Although the script was deciphered in 1911, it seems to be impossible to translate. Attempts to link it to modern Sudanese languages, chiefly from the Afro-Asiatic and Nilo-Saharan families, have been largely futile. These links remain controversial, but if it really is a Nilo-Saharan language, it would be the oldest in the family to have developed a script and literary tradition.
Photo credit: Cretophilus
We’ve previously mentioned the Minoans of Crete, an island in modern-day Greece, and their Linear A language. Eteocretan was most likely the language of the people who wrote the Linear A and the Cretan hieroglyphics. At the very least, it is definitely a direct descendant of Old Minoic.
Since there have been no successful attempts to decipher the Eteocretan alphabet, no relations to modern languages can be established, and the language is a baffling puzzle to linguists and archaeologists. The few clues we do have all lead to dead ends. There have been attempts to link the Phaistos disk to Eteocretan, but they were unsuccessful. A likely offshoot of Eteocretan, called Eteocypriot, has been identified, but it is also extinct.
The land of Dacia, which corresponds roughly with modern-day Romania, was the cradle of a warrior culture that was conquered by the Romans during the reign of Emperor Trajan in the first century A.D. Although the Romans did not eradicate the language, the inhabitants of Dacia and Moesia adopted Latin. Though some place names and Romanian words appear to originate from Dacian, the language was extinct by the sixth or seventh century.
The Dacians spoke some variety of Indo-European language, but most of it has been lost. It is very difficult to reconstruct, since only one inscription has survived. Attempts have been made to link Dacian to Thracian or Phrygian languages and even to modern-day Albanian, but it seems clear that Albanian is a descendant of Illyrian, leaving Dacian a dead branch of the Indo-European tree.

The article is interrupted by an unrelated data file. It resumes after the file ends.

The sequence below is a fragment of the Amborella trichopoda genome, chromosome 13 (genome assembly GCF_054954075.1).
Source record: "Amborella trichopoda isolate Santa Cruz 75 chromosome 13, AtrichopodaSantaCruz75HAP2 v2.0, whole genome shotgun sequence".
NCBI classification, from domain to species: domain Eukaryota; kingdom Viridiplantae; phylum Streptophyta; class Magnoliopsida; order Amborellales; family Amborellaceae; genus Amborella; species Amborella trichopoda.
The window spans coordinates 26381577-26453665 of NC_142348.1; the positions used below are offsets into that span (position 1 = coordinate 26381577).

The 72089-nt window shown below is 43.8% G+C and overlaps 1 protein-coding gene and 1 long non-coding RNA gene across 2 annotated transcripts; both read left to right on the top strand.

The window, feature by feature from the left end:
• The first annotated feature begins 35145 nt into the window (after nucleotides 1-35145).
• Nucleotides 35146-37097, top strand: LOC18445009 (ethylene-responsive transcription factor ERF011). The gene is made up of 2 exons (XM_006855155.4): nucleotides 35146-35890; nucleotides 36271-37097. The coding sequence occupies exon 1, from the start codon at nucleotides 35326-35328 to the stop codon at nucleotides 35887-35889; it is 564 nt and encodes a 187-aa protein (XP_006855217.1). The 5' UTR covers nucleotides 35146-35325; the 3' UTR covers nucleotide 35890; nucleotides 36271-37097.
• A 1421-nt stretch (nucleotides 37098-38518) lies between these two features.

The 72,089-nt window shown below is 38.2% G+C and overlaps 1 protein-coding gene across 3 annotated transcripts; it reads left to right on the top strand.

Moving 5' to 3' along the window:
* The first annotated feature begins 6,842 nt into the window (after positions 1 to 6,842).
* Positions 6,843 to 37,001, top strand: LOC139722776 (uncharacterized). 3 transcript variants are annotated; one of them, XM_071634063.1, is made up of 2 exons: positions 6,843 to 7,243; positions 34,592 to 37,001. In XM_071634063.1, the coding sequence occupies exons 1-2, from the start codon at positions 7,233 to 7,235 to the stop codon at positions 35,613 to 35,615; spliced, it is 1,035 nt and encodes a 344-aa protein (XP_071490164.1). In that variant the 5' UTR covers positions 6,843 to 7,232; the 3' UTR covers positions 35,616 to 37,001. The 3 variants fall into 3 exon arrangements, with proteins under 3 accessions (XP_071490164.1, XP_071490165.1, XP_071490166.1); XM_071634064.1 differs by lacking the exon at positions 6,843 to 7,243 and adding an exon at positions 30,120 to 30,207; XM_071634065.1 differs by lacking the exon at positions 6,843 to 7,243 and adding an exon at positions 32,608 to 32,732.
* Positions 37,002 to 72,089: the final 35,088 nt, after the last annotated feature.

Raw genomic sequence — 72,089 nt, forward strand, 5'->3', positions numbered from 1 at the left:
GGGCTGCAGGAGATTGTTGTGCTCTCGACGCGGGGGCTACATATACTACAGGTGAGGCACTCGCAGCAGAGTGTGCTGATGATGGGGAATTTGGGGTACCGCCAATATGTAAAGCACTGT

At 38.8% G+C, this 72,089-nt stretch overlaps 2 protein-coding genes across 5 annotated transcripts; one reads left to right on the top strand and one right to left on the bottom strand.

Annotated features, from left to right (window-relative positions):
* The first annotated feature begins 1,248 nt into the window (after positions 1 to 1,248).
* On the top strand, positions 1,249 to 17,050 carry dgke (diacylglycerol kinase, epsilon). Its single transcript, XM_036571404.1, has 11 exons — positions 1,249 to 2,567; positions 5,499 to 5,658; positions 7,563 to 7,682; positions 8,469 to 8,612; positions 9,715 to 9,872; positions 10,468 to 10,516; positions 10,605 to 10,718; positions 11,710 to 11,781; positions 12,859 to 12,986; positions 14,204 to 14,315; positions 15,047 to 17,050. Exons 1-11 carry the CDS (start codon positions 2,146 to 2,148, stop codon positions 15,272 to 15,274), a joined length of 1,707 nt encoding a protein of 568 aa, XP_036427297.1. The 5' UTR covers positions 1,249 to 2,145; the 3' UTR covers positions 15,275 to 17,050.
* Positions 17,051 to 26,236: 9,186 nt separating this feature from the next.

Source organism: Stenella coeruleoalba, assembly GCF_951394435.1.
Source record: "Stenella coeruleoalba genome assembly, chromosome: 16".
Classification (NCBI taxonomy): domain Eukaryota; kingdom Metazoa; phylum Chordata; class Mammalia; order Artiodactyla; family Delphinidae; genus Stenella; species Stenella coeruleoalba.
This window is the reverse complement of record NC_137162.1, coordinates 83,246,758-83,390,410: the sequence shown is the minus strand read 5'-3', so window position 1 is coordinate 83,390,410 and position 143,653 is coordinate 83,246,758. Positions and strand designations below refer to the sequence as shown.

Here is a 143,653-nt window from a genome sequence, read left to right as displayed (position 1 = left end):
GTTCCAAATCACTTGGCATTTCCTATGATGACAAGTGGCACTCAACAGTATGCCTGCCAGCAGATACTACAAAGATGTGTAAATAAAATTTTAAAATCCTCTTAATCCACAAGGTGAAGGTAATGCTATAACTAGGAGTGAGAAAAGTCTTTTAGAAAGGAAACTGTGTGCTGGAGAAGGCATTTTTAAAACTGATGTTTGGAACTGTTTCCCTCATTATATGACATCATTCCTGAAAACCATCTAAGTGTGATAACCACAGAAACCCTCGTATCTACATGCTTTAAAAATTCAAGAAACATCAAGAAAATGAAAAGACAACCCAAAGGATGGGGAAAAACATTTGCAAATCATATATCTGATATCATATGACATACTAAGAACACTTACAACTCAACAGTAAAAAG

You would think that setting most of Europe and a good chunk of Asia ablaze, bringing the Roman Empire to its knees, and earning the moniker of “God’s scourge” would be enough to interest people in at least understanding your language. Unfortunately, the Huns didn’t bother to put their language into writing. Only a few words survive, having been collected by Roman scholars. As such, there is an ongoing debate about how to reconstruct the language spoken by the Huns.
The prevailing hypotheses link the Huns to the Xiongnu nomads that were the northern neighbors of the Han Chinese. Like the Huns, the Xiongnu were probably illiterate, and all we know about them was recorded by their settled neighbors, who were terrified of them. It is still debatable whether Hunnic was a Turkic, Altaic, Indo-European, or even an isolate language, despite the popular opinion among Hungarians that they are related to the Huns.